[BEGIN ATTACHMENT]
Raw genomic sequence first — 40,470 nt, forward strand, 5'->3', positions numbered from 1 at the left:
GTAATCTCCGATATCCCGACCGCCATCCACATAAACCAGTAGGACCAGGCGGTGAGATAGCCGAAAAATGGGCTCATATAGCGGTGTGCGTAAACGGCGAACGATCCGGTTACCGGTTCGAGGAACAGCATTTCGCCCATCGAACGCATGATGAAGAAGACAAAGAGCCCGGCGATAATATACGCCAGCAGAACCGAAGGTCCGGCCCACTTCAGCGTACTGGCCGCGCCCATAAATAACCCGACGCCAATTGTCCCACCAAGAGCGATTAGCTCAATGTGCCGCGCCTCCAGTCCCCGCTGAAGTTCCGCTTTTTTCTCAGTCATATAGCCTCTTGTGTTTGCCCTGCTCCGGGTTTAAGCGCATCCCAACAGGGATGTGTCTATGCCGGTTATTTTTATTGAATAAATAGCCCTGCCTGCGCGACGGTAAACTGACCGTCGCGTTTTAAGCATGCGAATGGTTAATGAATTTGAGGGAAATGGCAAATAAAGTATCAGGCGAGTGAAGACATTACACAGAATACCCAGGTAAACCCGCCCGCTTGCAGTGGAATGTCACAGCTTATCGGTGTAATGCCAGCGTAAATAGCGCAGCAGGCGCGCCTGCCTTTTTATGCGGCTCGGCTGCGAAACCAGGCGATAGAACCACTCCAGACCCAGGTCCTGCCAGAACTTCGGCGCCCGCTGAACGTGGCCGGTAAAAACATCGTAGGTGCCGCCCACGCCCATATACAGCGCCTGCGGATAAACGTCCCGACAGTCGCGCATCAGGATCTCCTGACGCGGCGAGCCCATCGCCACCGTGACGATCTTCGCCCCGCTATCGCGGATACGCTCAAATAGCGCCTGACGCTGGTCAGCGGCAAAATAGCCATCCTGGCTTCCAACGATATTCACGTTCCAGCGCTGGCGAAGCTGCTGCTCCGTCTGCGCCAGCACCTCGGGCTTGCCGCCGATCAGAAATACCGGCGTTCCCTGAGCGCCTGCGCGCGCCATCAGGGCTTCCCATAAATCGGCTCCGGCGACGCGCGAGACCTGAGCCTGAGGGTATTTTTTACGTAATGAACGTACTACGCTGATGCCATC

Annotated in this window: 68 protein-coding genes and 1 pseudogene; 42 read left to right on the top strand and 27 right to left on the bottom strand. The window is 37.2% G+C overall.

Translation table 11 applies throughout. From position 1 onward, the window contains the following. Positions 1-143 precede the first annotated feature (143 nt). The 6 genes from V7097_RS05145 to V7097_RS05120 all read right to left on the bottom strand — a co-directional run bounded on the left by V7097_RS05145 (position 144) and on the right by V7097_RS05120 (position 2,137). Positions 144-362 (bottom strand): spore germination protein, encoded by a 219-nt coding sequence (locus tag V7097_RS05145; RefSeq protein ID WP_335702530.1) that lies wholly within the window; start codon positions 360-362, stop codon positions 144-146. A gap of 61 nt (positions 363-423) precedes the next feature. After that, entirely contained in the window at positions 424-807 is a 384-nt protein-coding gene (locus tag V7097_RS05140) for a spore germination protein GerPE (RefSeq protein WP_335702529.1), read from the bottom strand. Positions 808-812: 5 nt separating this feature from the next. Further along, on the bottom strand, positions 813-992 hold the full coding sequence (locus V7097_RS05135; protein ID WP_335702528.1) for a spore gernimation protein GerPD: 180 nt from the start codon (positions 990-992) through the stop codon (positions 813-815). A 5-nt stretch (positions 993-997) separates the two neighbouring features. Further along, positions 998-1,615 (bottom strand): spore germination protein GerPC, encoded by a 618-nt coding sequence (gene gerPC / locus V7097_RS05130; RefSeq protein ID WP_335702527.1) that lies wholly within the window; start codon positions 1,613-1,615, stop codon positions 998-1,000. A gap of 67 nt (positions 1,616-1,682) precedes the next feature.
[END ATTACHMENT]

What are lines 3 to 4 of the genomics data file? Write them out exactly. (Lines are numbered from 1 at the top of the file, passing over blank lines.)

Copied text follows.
Annotated in this window: 68 protein-coding genes and 1 pseudogene; 42 read left to right on the top strand and 27 right to left on the bottom strand. The window is 37.2% G+C overall.

Translation table 11 applies throughout. From position 1 onward, the window contains the following. Positions 1-143 precede the first annotated feature (143 nt). The 6 genes from V7097_RS05145 to V7097_RS05120 all read right to left on the bottom strand — a co-directional run bounded on the left by V7097_RS05145 (position 144) and on the right by V7097_RS05120 (position 2,137). Positions 144-362 (bottom strand): spore germination protein, encoded by a 219-nt coding sequence (locus tag V7097_RS05145; RefSeq protein ID WP_335702530.1) that lies wholly within the window; start codon positions 360-362, stop codon positions 144-146. A gap of 61 nt (positions 363-423) precedes the next feature. After that, entirely contained in the window at positions 424-807 is a 384-nt protein-coding gene (locus tag V7097_RS05140) for a spore germination protein GerPE (RefSeq protein WP_335702529.1), read from the bottom strand. Positions 808-812: 5 nt separating this feature from the next. Further along, on the bottom strand, positions 813-992 hold the full coding sequence (locus V7097_RS05135; protein ID WP_335702528.1) for a spore gernimation protein GerPD: 180 nt from the start codon (positions 990-992) through the stop codon (positions 813-815). A 5-nt stretch (positions 993-997) separates the two neighbouring features. Further along, positions 998-1,615 (bottom strand): spore germination protein GerPC, encoded by a 618-nt coding sequence (gene gerPC / locus V7097_RS05130; RefSeq protein ID WP_335702527.1) that lies wholly within the window; start codon positions 1,613-1,615, stop codon positions 998-1,000. A gap of 67 nt (positions 1,616-1,682) precedes the next feature.